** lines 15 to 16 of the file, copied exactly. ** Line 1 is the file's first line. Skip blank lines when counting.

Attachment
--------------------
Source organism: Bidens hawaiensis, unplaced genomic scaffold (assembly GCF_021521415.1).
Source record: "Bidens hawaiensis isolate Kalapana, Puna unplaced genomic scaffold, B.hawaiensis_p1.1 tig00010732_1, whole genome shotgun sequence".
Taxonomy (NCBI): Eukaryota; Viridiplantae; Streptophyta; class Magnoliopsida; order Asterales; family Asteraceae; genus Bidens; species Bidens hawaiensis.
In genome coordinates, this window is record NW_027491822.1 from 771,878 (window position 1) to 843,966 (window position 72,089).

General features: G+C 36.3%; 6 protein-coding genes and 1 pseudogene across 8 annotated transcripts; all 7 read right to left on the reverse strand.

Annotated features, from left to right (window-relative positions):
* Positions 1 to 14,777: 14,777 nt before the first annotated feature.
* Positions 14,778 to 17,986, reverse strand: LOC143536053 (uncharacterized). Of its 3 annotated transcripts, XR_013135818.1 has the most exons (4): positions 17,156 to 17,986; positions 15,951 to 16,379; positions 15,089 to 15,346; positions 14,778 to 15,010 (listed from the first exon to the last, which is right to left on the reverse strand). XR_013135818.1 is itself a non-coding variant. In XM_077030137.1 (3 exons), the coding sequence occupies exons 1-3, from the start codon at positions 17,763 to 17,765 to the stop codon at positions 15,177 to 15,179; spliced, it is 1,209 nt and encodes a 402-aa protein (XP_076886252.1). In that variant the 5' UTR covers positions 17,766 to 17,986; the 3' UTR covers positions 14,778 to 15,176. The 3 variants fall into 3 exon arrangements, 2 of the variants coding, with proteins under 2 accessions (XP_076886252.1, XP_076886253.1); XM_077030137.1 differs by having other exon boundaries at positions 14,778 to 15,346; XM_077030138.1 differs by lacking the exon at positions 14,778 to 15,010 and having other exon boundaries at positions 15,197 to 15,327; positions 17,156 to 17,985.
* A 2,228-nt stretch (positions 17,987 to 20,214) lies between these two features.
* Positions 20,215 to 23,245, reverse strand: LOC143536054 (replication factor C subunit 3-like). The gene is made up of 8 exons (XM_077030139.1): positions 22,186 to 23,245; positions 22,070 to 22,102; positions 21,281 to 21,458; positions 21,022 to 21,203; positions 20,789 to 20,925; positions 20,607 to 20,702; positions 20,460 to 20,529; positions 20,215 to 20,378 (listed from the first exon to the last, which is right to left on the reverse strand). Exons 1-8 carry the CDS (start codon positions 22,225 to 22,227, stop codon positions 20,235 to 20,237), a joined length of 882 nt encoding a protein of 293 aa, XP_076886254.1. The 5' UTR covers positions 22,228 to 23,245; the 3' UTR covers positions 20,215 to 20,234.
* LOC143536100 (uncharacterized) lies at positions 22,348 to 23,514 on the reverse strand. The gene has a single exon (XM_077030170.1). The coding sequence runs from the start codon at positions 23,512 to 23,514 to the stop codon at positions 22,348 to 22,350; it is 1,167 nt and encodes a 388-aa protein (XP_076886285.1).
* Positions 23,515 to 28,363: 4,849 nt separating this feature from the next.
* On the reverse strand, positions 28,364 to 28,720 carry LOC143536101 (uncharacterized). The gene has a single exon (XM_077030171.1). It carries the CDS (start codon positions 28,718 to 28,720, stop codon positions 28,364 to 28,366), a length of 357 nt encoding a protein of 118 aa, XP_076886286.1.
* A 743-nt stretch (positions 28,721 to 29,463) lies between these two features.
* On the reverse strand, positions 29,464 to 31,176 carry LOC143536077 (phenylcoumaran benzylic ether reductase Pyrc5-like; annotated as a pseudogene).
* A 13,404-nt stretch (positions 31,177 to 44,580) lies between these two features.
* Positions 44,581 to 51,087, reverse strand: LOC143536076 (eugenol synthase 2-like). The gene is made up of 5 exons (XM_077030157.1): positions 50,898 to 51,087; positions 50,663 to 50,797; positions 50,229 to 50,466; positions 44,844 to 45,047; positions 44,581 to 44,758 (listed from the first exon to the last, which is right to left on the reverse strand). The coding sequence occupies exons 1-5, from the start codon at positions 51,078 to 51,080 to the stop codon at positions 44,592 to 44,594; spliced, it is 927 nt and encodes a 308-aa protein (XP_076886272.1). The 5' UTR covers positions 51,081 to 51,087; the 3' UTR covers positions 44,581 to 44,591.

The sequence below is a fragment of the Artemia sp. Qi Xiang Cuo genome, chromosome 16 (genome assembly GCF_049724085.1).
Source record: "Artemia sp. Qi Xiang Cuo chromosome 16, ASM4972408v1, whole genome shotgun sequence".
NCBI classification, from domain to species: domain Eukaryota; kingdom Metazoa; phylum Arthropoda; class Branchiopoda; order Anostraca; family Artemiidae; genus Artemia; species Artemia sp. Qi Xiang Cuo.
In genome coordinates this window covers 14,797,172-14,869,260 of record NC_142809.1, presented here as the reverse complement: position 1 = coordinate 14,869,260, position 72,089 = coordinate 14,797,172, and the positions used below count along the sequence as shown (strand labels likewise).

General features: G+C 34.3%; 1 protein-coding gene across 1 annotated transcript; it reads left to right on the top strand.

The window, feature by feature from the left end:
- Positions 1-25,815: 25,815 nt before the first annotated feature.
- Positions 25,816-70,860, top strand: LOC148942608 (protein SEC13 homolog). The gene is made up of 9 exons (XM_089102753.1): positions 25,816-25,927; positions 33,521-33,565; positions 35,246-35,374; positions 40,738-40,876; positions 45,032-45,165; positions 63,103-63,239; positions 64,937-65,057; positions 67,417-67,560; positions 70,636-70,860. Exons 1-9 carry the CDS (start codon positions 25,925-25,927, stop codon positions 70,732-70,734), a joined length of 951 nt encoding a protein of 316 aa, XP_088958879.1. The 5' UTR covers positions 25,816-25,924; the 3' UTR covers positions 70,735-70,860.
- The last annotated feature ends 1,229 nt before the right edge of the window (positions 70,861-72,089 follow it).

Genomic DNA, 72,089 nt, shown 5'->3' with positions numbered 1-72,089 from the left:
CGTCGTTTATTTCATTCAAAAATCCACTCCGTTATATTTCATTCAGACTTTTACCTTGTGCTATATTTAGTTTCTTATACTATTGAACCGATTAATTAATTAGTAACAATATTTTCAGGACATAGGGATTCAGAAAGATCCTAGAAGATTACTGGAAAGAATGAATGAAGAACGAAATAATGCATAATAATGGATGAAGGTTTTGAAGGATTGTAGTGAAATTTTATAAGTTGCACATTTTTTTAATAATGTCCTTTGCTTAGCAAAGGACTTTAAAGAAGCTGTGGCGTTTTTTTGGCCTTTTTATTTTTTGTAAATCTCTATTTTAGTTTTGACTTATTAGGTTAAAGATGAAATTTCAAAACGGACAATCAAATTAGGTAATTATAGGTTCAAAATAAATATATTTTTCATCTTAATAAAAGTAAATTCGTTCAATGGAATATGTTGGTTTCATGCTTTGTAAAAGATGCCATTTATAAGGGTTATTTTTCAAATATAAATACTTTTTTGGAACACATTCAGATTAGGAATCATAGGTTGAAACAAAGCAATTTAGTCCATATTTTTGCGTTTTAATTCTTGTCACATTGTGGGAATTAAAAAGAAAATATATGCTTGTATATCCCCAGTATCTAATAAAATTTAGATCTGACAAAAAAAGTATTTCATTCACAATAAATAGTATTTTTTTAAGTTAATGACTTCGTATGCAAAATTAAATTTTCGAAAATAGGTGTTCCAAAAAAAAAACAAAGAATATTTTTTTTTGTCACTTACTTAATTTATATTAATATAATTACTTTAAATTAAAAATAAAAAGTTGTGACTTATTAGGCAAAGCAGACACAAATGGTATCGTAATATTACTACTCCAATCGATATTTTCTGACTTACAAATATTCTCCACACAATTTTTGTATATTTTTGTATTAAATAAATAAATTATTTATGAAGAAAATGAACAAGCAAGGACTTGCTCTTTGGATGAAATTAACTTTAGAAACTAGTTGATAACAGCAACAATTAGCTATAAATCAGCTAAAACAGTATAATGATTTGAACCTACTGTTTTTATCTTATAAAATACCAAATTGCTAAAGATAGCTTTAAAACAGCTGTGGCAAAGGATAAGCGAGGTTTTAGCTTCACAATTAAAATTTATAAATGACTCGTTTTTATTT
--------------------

* On the reverse strand, positions 29,464 to 31,176 carry LOC143536077 (phenylcoumaran benzylic ether reductase Pyrc5-like; annotated as a pseudogene).
* A 13,404-nt stretch (positions 31,177 to 44,580) lies between these two features.